Wednesday, November 3, 2010

A day in the (village) life - Bhita

I begin my fourth day in Allahabad with a quick day-trip to an archaeological excavation site, about 25 kms out of town. I had envisioned myself as some sort of Indiana Jones type, digging in the dirt to reveal lost relics and hidden treasures from yesteryear. A hero among the locals and hot property for the associated press. After watching my taxi driver stop every other inch to ask for directions, I told myself I'd be content with just finding the place. Although it's only 25 kms from town, the cab journey here takes over 90 minutes. I'm happy the driver is not a speed demon though, as India has the worst road/traffic fatalities in the world. There only seems to be one rule, 'always use horn.' Mindless...

People say never to judge a place by first impressions, and if ever a point of interest needed that phrase - Bhita was it. We arrive to find a small paddock, with a few piles of bricks descending in size. From a rusty signpost, we learn that this small patch of grass once housed an ancient city from the Gupta period (300 AD), but that some of the other relics found at this site have dated back to 300 BC.

Photo courtesy of: nishitad. Source: flickr
To get a better view of these sad, decaying and uncared for ruins, I climb a small hill nearby and spot some local children engaged in a game of cricket. They soon abandon their game however, and flock to see my camera and catch a glimpse of what I'm recording - their now empty, makeshift cricket pitch.

They invite me to join their game, and hand me a weathered cricket bat. My first two swings are wayward, and the bowler is quick! I don't come close to making contact, yet I survive the onslaught. I manage to escape the whole game with my pride (and wicket) intact, awkwardly ducking under bouncers and utilizing the 'slog-sweep' whenever and wherever possible. After the game is over, a boy named Ramesh introduces himself and invites me back to his family's home for a cup of chai, and gallons of cold water.

It's hot outside, about 38 C (100F), but everyone except me is dressed in long pants. It's part of the culture I'm told, but something I could never subscribe to in such trying conditions. Logic always comes first for me. By the time we reach Ramesh's house, the taxi driver and I have a crowd of people following our every move. People young and old appear from the side streets and alleyways of this charming village, pointing and staring, they whistle onward to their friends and neighbours about my presence. The family's property also houses a temple dating back hundreds of years. It is devoted to Hanuman (monkey God) and towers over their house, much like a barn to a farmhouse.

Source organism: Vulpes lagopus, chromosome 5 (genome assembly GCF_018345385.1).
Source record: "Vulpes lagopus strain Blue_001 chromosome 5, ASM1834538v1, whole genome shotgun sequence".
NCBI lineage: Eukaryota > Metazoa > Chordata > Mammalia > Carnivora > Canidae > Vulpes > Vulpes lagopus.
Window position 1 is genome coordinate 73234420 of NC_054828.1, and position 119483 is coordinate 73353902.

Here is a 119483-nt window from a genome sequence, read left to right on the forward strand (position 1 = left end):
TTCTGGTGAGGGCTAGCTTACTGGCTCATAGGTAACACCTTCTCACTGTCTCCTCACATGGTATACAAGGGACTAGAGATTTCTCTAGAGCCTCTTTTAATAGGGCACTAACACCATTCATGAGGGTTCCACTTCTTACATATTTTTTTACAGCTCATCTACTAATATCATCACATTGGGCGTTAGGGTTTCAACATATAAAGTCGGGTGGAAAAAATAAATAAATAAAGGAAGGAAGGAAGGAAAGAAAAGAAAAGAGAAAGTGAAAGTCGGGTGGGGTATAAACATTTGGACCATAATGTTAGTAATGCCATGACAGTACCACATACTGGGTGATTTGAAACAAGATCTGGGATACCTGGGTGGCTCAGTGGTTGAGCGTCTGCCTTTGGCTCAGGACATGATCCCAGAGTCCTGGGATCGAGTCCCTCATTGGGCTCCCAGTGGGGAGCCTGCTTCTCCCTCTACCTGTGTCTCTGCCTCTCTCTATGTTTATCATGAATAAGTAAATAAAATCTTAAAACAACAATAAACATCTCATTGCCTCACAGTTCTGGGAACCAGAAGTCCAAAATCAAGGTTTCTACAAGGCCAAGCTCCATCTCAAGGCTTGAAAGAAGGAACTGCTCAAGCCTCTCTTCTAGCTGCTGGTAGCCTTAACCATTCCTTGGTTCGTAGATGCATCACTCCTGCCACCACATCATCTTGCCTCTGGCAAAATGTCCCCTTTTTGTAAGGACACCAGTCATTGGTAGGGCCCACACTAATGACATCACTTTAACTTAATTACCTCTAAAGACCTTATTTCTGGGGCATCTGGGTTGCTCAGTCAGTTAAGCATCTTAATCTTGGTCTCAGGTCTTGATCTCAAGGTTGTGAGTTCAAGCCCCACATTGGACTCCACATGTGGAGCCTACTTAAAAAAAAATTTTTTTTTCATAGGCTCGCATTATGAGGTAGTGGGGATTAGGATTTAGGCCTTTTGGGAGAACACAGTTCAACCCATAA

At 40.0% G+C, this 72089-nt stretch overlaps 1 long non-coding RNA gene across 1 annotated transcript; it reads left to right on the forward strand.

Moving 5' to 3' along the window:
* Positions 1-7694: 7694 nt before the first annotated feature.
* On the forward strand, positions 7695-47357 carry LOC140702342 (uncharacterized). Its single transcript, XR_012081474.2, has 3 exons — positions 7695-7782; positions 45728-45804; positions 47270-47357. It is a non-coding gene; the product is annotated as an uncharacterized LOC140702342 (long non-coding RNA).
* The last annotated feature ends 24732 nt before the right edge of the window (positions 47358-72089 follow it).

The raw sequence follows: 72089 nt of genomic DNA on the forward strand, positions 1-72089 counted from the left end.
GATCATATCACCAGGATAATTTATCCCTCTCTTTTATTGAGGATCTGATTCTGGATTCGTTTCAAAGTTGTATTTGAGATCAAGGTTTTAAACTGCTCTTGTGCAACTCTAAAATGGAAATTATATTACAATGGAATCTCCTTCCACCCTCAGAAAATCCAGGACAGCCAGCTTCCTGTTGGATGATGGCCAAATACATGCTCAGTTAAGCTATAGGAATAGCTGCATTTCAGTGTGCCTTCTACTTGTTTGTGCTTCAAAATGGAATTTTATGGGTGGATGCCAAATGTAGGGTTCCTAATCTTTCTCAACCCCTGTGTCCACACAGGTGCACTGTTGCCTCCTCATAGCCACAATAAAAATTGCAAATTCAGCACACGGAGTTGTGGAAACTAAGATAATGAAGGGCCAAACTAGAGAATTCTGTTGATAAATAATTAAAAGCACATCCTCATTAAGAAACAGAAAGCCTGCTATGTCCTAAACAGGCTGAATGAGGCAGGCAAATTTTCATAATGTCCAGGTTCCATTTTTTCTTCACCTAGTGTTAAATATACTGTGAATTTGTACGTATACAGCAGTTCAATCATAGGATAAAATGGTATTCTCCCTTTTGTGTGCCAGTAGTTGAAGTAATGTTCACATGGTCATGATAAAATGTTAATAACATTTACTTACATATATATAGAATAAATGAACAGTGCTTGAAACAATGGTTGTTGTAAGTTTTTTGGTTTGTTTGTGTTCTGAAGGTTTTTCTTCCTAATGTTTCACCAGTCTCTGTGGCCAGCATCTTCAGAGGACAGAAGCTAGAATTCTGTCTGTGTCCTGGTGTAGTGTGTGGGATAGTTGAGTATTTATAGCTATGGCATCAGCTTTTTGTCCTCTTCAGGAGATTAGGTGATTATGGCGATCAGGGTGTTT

The inside of the house is quite small, with all 8 members of the family sharing just one room. It is immaculately clean, though unmistakeably bare. There are several sleeping mats in the corner of the room, handmade furniture and an assortment of pots and pans. They rejoice though, at their recent addition of a fan. In this kind of weather, who can blame them? Amidst circulated air, I share their smiles and join them in looking upward in triumph every so often.

A bombardment of chai and sweets later, they ask me if I'd like anything else to eat. I'd have to be mad to pass up the opportunity for a home cooked Indian meal! The amount of food piled on my plate is something special, more than I could ever hope to eat in a full day. I munch on, valiantly, but succumb about halfway through - much to the disappointment of the boy's mother. Her look of anguish, and cries of disappointment that were anything but subtle, continue to haunt me. It seems strange to be the only one eating, especially since I'm in a crowded room, with more than thirty people spilling out of the doors and into the courtyard. These curious locals watch me take each bite, before discussing it thoroughly in Hindi. The 'bite' that gets the most thorough discussion though, is when I choke on a piece of dried mango. My madras-eye (conjunctivitis) is highlighted heavily by the spluttering, not to mention my bright red face.

I'm touched by their kindness, bowled over by their generosity and amused at their curiosity. There was no elaborate dance number (spare the 'mango breakdance'), no wide-eyed spectacle - just the simple act of eating curry and rice. Yet they treated the whole thing as some sort of bizarre incident, nobody even blinked!  No utensils were provided, but this is the norm in India and not something done simply to amplify the entertainment factor. The food was magnificent, whipped up in no time at all.

The staring continues long after the dishes disappear, and I take a few minutes of awkward silence as my cue to leave. My offer of rupees is denied vehemently, so I choose to hide a small bundle underneath one of the larger floor cushions. A difficult task around 30 or so goggle-eyed gawkers =P

On the way back to Allahabad, we stop by the side of the river so I can take some pictures of the impressive 'Yamuna Bridge,' on the outskirts of the holy city (see pic).While I cross the road, both negotiating and navigating my way through chickens, cows and cars, groups of street children appear on either side. As if they appeared out of thin air, but really from behind shrubs, they grab both my hands and tug at my clothes, clearly shocked to see a foreigner. They do all this amidst traffic that slows down for nobody, it's a death defying experience and the children shriek with joy as I make a break for it and run for the taxi.

You're never really alone in India. Everywhere you go, you seem to pull a crowd. It's good to have someone to talk to when you're in a restaurant, drunk at a bar or confused at a temple, but being followed into cyber cafes, just to be grinned at immensely, is something I can do without.

No comments:

Post a Comment